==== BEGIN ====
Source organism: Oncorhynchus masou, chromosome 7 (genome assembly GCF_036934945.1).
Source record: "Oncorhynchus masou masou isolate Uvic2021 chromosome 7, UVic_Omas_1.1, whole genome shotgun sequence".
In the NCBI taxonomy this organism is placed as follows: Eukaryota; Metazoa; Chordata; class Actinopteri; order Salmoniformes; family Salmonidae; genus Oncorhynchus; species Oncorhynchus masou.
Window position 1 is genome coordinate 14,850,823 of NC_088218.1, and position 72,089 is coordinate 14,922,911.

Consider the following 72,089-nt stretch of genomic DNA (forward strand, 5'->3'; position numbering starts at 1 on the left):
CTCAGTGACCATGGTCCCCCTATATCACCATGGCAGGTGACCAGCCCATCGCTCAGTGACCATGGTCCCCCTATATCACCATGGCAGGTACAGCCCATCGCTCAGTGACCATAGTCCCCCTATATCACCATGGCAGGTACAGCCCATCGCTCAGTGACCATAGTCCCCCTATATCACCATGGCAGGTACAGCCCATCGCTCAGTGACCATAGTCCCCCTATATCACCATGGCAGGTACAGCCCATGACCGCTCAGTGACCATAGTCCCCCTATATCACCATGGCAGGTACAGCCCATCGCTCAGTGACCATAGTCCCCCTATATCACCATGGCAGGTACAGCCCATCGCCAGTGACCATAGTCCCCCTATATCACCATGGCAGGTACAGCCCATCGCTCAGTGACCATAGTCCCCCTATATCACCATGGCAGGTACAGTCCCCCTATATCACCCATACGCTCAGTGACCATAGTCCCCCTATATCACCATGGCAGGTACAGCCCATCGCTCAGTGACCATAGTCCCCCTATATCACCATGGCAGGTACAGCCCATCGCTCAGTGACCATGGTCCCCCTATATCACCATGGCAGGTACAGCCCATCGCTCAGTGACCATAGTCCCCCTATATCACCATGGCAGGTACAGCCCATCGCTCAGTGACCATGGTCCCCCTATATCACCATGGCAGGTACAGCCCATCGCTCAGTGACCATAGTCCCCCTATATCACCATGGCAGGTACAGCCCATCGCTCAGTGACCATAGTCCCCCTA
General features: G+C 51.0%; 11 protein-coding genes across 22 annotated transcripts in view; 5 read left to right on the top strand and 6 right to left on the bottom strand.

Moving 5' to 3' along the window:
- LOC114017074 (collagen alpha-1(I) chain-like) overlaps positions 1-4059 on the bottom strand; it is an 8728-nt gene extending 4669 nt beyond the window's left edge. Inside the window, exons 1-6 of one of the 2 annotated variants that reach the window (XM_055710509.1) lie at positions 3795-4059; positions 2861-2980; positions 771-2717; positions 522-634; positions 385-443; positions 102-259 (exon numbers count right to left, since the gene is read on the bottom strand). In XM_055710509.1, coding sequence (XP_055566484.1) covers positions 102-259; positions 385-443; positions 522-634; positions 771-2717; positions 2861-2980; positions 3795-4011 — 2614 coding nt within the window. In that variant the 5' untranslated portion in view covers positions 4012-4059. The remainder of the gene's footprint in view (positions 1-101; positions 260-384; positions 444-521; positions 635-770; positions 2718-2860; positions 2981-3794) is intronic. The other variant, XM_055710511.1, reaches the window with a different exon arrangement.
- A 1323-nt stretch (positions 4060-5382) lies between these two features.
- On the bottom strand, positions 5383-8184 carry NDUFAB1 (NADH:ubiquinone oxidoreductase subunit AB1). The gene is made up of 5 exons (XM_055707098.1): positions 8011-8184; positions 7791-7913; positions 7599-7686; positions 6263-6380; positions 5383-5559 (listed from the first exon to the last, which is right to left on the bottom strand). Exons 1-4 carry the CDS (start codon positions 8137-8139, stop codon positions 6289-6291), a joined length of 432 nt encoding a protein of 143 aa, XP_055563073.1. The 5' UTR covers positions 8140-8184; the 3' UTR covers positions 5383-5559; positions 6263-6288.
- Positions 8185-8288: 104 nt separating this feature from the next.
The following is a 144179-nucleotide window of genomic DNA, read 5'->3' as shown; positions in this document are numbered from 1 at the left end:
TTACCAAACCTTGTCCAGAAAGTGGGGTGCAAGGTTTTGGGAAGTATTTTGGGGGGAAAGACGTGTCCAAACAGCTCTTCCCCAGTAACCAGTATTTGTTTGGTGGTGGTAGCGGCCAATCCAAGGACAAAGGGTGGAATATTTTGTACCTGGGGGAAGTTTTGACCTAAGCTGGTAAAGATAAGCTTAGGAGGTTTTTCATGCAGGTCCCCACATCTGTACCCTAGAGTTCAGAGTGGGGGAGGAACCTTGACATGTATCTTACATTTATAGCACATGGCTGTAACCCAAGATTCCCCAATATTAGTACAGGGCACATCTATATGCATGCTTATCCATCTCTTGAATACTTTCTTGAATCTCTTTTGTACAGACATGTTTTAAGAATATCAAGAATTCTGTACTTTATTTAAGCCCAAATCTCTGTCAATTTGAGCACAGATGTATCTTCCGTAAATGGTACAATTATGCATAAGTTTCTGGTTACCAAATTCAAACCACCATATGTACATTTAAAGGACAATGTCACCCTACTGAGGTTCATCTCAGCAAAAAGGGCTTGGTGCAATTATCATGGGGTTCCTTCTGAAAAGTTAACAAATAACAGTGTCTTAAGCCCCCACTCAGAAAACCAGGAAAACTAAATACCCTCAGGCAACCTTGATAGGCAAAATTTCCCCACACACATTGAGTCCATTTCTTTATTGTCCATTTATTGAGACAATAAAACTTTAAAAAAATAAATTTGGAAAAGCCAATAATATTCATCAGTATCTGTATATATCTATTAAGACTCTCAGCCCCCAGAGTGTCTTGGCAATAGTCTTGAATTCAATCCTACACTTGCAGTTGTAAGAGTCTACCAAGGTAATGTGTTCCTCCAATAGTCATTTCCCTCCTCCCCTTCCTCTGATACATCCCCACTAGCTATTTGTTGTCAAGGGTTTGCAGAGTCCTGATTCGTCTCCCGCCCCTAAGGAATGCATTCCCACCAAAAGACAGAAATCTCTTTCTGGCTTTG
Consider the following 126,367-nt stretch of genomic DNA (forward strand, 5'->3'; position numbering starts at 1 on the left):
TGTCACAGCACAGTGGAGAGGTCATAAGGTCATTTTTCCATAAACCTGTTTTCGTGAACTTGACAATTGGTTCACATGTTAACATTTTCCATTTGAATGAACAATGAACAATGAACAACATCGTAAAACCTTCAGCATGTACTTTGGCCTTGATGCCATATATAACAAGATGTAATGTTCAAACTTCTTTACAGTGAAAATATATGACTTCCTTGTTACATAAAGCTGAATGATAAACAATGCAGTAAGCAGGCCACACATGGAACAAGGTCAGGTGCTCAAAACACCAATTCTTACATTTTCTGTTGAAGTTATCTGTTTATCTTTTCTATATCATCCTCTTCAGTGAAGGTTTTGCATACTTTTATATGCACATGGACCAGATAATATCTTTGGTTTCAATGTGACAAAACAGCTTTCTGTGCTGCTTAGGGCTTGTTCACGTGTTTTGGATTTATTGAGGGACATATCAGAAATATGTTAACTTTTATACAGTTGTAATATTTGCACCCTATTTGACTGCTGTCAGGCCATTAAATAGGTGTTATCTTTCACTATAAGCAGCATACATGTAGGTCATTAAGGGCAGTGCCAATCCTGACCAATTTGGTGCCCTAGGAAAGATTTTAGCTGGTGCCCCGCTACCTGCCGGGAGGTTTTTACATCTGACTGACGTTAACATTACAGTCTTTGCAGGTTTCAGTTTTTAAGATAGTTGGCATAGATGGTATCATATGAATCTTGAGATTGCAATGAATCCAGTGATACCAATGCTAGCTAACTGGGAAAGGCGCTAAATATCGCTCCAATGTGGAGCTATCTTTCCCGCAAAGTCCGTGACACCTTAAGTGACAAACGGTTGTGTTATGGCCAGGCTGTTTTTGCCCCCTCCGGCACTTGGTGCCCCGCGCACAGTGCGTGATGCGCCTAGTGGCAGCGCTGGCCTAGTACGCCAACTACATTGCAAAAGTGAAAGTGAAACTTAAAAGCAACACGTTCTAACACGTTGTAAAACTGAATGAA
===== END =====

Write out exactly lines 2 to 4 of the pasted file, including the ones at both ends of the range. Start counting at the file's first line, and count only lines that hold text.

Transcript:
Source record: "Oncorhynchus masou masou isolate Uvic2021 chromosome 7, UVic_Omas_1.1, whole genome shotgun sequence".
In the NCBI taxonomy this organism is placed as follows: Eukaryota; Metazoa; Chordata; class Actinopteri; order Salmoniformes; family Salmonidae; genus Oncorhynchus; species Oncorhynchus masou.
Window position 1 is genome coordinate 14,850,823 of NC_088218.1, and position 72,089 is coordinate 14,922,911.